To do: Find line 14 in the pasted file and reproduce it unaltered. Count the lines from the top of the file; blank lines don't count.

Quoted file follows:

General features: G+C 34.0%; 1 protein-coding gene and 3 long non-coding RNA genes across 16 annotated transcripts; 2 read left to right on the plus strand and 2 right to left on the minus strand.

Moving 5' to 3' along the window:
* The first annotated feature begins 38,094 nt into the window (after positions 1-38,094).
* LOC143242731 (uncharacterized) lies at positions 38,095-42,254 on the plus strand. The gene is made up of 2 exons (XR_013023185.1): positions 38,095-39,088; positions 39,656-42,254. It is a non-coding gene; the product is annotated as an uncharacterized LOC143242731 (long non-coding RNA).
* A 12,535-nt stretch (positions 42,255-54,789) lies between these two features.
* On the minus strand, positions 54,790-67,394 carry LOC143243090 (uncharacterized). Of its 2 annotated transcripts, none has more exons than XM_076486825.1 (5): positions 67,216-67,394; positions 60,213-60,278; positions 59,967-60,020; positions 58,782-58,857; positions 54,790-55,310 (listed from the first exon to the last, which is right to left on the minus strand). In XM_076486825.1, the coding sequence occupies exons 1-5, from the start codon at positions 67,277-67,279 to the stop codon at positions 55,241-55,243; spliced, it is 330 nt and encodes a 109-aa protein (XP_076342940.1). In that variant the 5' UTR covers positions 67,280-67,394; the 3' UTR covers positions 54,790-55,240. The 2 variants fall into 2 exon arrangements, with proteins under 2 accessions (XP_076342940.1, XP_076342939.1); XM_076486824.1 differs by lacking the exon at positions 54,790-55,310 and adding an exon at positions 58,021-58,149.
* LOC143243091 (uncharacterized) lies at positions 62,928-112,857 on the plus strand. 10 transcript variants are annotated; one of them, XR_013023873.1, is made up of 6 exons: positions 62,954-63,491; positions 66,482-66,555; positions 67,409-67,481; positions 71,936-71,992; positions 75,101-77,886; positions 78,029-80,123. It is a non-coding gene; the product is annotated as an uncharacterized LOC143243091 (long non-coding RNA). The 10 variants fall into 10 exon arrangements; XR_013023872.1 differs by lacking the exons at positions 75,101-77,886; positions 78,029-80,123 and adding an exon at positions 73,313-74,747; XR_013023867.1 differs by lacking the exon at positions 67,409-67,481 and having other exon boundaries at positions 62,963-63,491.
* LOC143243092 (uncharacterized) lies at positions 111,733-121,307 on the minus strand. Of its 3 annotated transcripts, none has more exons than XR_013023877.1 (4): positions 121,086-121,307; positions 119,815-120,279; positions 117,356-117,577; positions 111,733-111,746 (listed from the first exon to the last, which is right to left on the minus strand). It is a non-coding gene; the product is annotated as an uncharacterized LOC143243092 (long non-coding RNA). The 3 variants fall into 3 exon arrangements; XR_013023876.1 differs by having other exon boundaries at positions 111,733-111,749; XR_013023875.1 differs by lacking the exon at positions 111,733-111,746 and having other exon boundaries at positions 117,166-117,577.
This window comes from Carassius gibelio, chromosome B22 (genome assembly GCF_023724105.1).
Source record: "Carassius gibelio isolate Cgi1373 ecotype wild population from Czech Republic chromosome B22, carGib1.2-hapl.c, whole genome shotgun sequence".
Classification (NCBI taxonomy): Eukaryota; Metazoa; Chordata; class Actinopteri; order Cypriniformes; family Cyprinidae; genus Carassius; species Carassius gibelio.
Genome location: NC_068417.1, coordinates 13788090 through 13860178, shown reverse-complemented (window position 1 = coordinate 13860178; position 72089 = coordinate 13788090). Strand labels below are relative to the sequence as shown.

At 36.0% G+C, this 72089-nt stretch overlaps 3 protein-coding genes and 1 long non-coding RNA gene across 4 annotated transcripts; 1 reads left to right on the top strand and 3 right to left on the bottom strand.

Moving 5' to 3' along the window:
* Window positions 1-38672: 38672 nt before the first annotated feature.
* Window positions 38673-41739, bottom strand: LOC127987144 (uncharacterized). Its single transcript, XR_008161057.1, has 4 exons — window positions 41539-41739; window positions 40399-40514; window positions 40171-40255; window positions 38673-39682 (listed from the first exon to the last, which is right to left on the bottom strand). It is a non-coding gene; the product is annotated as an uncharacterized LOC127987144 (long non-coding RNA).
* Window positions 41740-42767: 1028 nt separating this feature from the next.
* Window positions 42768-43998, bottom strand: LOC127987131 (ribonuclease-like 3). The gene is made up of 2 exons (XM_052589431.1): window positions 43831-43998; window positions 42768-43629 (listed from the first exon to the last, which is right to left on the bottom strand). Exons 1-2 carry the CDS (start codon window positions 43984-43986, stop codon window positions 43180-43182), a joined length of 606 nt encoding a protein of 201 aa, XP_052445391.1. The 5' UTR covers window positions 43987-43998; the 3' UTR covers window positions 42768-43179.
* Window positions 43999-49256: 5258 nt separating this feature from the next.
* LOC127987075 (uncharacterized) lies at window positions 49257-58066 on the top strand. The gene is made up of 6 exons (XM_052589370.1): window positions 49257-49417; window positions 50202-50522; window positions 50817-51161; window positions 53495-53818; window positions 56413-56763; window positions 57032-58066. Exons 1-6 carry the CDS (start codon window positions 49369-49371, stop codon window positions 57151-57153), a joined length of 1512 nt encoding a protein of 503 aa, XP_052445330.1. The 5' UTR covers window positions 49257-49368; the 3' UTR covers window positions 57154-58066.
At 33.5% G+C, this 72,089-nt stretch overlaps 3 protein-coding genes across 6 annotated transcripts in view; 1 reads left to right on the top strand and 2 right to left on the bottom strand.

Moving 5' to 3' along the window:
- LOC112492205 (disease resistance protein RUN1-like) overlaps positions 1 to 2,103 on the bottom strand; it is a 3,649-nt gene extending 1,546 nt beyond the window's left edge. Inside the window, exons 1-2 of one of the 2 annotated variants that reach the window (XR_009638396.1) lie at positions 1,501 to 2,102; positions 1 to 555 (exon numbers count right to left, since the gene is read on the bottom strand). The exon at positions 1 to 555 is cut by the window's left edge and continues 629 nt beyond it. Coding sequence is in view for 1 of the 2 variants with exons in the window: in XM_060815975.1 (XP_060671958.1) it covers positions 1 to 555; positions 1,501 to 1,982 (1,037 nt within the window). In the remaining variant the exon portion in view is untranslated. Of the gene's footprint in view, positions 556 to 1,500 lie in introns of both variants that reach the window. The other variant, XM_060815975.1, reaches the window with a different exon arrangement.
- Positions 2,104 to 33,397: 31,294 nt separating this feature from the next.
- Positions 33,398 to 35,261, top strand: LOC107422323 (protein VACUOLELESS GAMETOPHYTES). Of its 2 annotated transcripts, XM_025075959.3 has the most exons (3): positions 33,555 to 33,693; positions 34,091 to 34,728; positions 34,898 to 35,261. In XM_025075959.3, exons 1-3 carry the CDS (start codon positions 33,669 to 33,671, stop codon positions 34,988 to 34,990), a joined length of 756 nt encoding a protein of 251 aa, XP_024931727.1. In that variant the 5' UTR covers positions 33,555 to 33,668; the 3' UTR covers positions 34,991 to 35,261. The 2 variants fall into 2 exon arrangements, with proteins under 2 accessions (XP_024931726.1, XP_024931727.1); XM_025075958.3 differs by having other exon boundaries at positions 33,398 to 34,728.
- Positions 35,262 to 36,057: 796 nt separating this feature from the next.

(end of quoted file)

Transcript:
Moving 5' to 3' along the window: